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BOOK REVIEW

High fashion and high ambition shape stylish history of '70s couture

The Beautiful Fall: Lagerfeld, Saint Laurent, and Glorious Excess in 1970s Paris, By Alicia Drake, Little, Brown, 437 pp., $24.95

In "Much Ado About Nothing," Shakespeare noted that ``fashion wears out more apparel than the man." If the Bard thought 16th-century styles changed quickly, he would have been stunned at the transformation in fashion, and the fashion industry, during the last half of the 20th century.

Alicia Drake has captured these changes in "The Beautiful Fall," a well-turned-out history of the extraordinary and influential careers of Yves Saint Laurent and Karl Lagerfeld. Drake has done numerous original interviews with key fashion insiders, and has woven these into a story that moves stylishly forward, with frequent over-the-shoulder glances at some very dishy background.

Covering a rich swatch of fashion lore, Drake begins in 1954, when the two creative and intensely ambitious men were winners in a significant international design contest. Saint Laurent was 18; Lagerfeld was 21. From that Paris stage began a hare and tortoise race that would stretch across three decades.

Saint Laurent was the boy wonder who went straight from the design competition into the world's most illustrious couture house, Christian Dior. He debuted his first Dior collection to standing ovations and radiant reviews. A few years later, in 1962, he launched his own stunningly successful label.

Compared with Saint Laurent's explosion onto the fashion scene, Lagerfeld had a very ordinary entree into the respected but less prestigious house of Pierre Balmain. Unlike Saint Laurent, who would create a distinctive look for women, Lagerfeld would use bits of current culture to invent and re-invent a wide-ranging array of high-quality, ready-to-wear styles. He moved steadily, precisely upward through innovative careers at Chloe, Fendi, and Chanel, until he introduced his own label in 1984.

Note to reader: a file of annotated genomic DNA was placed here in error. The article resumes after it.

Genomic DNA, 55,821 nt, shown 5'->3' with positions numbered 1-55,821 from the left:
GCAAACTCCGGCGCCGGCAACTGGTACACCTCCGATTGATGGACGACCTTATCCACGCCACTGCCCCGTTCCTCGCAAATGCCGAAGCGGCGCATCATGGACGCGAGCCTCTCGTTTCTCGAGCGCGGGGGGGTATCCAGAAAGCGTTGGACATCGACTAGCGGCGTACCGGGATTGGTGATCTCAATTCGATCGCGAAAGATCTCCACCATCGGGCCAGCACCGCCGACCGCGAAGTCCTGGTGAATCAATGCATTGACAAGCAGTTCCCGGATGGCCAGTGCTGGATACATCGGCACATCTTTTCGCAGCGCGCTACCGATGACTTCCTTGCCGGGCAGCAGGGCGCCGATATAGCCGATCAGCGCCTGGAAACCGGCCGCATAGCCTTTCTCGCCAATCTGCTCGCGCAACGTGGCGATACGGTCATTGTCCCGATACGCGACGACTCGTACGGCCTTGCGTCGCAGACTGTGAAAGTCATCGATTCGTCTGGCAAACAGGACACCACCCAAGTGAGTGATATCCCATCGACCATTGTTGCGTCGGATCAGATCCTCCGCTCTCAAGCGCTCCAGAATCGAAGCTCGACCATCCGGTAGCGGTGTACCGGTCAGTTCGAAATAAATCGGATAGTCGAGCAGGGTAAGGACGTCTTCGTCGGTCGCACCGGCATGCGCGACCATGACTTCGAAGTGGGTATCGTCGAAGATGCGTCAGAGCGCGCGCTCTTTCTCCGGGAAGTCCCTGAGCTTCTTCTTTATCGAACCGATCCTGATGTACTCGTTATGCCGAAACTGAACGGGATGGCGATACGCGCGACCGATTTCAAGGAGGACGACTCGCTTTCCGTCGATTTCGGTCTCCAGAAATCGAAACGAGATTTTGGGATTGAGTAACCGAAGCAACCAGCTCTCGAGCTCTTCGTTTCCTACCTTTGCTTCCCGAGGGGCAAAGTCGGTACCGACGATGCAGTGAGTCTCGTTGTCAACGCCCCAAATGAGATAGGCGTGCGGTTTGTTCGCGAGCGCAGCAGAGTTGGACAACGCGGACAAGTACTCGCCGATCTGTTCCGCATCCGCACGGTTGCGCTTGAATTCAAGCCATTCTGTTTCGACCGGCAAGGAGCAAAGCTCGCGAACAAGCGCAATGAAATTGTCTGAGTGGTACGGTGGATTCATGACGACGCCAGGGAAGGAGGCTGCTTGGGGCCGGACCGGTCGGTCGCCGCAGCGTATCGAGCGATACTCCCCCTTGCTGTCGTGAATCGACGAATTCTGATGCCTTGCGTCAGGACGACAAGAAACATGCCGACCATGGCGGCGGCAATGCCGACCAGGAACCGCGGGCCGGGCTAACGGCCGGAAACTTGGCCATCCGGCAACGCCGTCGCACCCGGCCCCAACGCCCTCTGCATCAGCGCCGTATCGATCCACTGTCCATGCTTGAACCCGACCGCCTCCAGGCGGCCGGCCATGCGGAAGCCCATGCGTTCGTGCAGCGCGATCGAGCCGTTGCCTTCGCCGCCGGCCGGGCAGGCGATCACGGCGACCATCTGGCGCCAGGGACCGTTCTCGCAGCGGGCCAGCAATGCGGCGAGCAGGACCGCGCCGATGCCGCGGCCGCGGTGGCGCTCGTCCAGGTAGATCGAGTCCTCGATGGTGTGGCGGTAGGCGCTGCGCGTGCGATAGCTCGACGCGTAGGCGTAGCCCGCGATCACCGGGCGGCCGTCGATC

Drake, who writes about fashion for the International Herald Tribune, W, and Travel and Leisure, and lives in Paris, here writes knowingly about the sea change from haute couture to ready-to-wear. Lagerfeld especially anticipated this evolution.

Lagerfeld and Saint Laurent were ``two huge, vying talents who would never be content sharing the stage of Paris fashion." Their rivalry spilled over into their private lives, with overlapping romances and friendships generating more than a few dramas.

Lagerfeld dressed flamboyantly, but he was always in tight control of his personal and professional life. Saint Laurent was a collection of contradictions: an introvert who adored fame as much as he adored creating; who could fire an associate on a whim, but would often need to be hospitalized for nervous collapse. ``Fashion for [Yves] was like a play . . . peopled by characters with whom he could fall in love . . . and conjure up through clothes."

``The Beautiful Fall" sets the concentrated world of couture against the always-on social scene of 1970s Paris. There's Andy Warhol with his tape recorder at all festivities, a very young Paloma Picasso unveiling her jewelry designs, Bianca Jagger being beautiful, and the ``disco Amazon" Grace Jones strutting down the runway, signaling the era of model as superstar. As Drake drolly notes, ``By now the need to party was insatiable."

There had always been "mutual suspicion and envy" between the groups surrounding the two designers, but by 1976, "they were at war." The two personalities drove Paris ' beau monde into a frenzy, resembling rival corporations -- or spiteful high school cliques. Saint Laurent descended into drugs, alcohol, and careless liaisons, all of which fractured his fragile emotional state. Lagerfeld kept re-inventing himself, with an "absolute mastery of image and self-communication."

Fashion Week has just ended in New York, and will soon begin in Paris and Milan. It's a fine time to read "The Beautiful Fall," a story constructed as exquisitely as a couture dress.

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